Trend defies crime-economics equation
LOS ANGELES – Crime in Los Angeles fell in 2008 for the sixth consecutive year, challenging the widely held theory that crime rises at times of economic tumult.
The continued crime drop, while less pronounced than previous years, comes even as other major cities, including New York and Chicago, have seen increases in some crimes.
Violent crimes – such as homicides and rapes – and crimes involving thefts in Los Angeles were down about 2.5 percent through Saturday compared with the same period last year, according to Los Angeles Police Department figures. The Los Angeles County Sheriff’s Department, which handles law enforcement for dozens of other cities and in unincorporated areas, reported a 6 percent drop in such crimes committed through the end of November. In all, the declines have amounted to about 8,500 fewer serious crimes committed this year.
The numbers are striking in part because some officials – notably Sheriff Lee Baca – predicted a year ago that the declining economy probably would result in crime spikes.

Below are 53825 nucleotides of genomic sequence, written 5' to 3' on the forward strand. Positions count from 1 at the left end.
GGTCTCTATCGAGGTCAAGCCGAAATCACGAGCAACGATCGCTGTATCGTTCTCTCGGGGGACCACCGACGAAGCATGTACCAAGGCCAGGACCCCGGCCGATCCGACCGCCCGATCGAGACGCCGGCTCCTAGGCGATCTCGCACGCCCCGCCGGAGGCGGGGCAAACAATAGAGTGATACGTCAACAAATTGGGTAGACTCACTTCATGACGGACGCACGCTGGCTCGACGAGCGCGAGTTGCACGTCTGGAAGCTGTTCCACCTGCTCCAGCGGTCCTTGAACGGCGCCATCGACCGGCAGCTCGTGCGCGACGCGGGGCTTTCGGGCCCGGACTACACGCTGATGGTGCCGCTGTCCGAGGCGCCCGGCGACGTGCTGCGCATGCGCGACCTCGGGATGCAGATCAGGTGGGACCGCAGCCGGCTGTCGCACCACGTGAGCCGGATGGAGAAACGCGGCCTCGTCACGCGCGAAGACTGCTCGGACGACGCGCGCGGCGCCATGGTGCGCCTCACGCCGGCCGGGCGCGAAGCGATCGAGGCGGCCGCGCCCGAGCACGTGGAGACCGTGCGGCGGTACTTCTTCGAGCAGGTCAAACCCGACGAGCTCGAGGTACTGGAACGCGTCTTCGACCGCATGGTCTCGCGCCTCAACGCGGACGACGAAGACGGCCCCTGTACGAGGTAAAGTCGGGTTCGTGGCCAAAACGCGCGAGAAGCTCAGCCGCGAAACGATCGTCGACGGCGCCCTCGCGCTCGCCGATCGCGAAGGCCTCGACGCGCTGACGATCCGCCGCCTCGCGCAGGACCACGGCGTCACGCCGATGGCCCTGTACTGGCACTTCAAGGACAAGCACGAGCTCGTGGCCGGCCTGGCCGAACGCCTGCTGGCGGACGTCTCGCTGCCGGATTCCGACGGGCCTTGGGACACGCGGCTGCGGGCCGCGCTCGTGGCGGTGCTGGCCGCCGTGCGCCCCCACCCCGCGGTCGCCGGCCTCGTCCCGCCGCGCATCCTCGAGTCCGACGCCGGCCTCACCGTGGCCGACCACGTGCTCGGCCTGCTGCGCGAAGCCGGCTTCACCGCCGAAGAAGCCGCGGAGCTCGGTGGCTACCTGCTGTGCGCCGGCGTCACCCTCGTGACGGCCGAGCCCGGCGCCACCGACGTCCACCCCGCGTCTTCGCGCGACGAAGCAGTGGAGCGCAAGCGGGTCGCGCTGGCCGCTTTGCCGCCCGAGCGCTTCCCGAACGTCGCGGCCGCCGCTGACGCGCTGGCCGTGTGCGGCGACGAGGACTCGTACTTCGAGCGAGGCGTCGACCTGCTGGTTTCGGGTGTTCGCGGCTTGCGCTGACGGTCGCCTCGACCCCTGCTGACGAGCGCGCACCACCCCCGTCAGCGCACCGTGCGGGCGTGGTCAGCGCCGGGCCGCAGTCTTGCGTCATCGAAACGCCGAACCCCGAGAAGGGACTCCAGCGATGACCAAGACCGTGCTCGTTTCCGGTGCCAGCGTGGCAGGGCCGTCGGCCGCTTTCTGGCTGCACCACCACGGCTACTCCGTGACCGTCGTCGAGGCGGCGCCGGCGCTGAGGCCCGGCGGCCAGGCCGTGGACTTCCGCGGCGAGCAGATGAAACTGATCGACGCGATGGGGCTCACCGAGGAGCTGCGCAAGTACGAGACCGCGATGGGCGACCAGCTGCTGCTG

“Expectation of having more crime occur in dire economic times is practical expectation that has been evident from other cycles of depressed times,” Baca said. “We aren’t experiencing real hard economic times yet. In my opinion, we have to prepare ourselves that things could get worse.”
The last time the U.S. economy faltered over a prolonged period, Los Angeles fared badly. Throughout 1991 and 1992, with the city’s unemployment rate hovering between 8 percent and 10 percent and the crack cocaine epidemic in full swing, crime soared to levels roughly three times the current rate.
The number of homicides in Los Angeles continued to slow to lows not seen for decades. With four days left in the year, 376 people had been killed in the city – 33 fewer killings compared with the same period last year. The figure marks a 25 percent drop from the 506 people slain five years ago and is far below the peak of 1,092 killings the city recorded in 1992.
sponsored Kids learn about money from their parents.